Our weekly focus on the moving image and art in the streets. And other oddities.
Now screening :
1. Swoon: Cicada at Deitch
2. Biancoshock: GRAFFITRICKS
3. Bien Urbain Festival 2019 Re-Cap by Kristina and Nazar from MZM Projects
4. ARTinfect 4 – The Pfaff Project Part 2
BSA Special Feature: Swoon: Cicada at Deitch
Long time supporter of Street Artist Swoon in her work on the street and in the studio, gallery director Jeffery Deitch has again given a platform to the enlightened wanderings and otherworldly investigations of the artist with a new exhibition in Manhattan. Directed by Frederic King, the character/s of the artists now have dimension, and movement, and a curious way of revealing and concealing. Once again the undercurrents in Swoon’s work are formidable, the presentation ornately manifested.
Biancoshock is back with a new collection of handmade tools that enable hoodlums to write graffiti, or some variation of it in a multitude of ways. In a continuous stance of provocation, the Italian conceptualist redefines the street game by creating one ingenious invention after another. For him, “This is a simple demonstration that creativity can easily fight every kind of institutional control and prohibitive policies.”
Bien Urbain Festival 2019 Re-Cap by Kristina and Nazar from MZM Projects
The 9th edition of Bien Urbain is just completed and MZM Projects presents a tonal treatment to the uniquely contextual festival. You don’t know who the stars are, because in the case of Bien Urbain it truly is a more inclusive conversation – to use an overused word – about the role of art and intervention in the urban environment.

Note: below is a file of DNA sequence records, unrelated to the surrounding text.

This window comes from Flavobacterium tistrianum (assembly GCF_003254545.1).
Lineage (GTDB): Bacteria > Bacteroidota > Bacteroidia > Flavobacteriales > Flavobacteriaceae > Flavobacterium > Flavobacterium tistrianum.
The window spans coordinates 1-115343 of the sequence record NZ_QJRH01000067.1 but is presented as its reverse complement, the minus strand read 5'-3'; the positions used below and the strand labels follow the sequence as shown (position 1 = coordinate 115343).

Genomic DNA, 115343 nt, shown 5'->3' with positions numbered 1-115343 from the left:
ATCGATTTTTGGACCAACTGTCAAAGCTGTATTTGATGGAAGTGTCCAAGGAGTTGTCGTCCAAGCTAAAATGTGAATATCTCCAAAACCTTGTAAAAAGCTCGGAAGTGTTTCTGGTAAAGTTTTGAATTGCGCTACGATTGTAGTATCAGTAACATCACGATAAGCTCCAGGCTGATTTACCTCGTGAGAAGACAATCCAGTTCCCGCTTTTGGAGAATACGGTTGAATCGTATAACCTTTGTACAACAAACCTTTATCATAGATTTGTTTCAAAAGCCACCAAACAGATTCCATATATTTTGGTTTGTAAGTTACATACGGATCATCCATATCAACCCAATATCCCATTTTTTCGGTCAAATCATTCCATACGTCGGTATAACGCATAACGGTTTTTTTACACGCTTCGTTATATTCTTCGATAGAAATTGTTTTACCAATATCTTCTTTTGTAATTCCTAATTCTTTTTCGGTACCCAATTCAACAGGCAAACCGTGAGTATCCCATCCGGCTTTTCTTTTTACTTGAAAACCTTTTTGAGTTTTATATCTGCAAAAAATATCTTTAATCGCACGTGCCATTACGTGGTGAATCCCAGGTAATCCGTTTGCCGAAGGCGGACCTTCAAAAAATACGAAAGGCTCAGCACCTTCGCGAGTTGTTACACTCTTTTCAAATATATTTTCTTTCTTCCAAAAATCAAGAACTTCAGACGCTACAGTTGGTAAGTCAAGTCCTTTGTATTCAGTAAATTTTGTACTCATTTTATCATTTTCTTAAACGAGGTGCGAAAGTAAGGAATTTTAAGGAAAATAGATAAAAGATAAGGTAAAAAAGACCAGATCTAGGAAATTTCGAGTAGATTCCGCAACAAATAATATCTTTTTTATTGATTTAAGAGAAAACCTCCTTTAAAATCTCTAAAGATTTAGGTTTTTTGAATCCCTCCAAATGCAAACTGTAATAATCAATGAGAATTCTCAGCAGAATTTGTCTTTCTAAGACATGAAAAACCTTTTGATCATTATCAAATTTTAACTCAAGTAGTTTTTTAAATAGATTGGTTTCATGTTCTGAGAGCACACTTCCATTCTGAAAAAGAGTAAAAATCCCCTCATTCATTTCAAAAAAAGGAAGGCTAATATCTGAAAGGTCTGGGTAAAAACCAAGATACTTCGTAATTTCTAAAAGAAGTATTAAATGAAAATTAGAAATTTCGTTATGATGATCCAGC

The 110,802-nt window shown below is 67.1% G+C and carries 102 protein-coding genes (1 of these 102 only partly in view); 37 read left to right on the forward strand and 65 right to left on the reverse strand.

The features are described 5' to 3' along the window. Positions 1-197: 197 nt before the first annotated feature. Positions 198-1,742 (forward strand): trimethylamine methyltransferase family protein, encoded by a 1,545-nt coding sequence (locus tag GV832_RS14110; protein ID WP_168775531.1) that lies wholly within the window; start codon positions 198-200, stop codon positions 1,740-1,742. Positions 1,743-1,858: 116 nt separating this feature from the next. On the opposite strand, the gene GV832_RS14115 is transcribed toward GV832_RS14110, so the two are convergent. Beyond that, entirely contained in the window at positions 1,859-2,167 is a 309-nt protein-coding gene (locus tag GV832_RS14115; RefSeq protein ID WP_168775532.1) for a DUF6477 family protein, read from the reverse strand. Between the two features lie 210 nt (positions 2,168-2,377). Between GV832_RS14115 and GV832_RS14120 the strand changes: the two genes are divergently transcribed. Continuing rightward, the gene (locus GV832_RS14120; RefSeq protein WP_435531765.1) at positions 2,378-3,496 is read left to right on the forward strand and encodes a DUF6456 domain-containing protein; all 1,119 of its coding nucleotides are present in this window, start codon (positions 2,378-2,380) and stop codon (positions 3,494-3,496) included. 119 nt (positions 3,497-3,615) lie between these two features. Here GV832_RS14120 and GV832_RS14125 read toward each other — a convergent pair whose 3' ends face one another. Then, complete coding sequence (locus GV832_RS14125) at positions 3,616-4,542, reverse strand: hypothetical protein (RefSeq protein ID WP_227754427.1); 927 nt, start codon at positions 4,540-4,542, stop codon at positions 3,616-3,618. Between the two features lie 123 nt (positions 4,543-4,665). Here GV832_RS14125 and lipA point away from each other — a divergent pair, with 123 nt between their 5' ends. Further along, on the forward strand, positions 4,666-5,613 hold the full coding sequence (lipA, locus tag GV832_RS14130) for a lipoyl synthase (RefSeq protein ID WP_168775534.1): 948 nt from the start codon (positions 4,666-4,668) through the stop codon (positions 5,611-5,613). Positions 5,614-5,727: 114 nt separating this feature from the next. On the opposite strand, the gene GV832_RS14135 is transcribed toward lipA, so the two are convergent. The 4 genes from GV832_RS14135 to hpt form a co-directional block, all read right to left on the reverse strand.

ARTinfect 4 – The Pfaff Project Part 2
The graffiti writer’s lexicon continues to evolve and spread into areas that early writers would have considered verboten. Today graffiti artists often do the same stuff as Street Artists but the labels aren’t important as long as you know how to command the can.
Here in Kaiserlautern, a city in southwest Germany, the artist Carl Kenz has curated the new edition of ARTinfect with a sensibility toward space that recognizes the individual artist – and is a little uncommon in the ‘graffiti jam’ event world. Here you see that each artist is afforded ample industrial framing to develop their work – unimpeded by a too-close neighbor. These abandoned factories are often splendid staging spaces, and it is good to see this international selection of artists granted a good place to create harmony with the decay.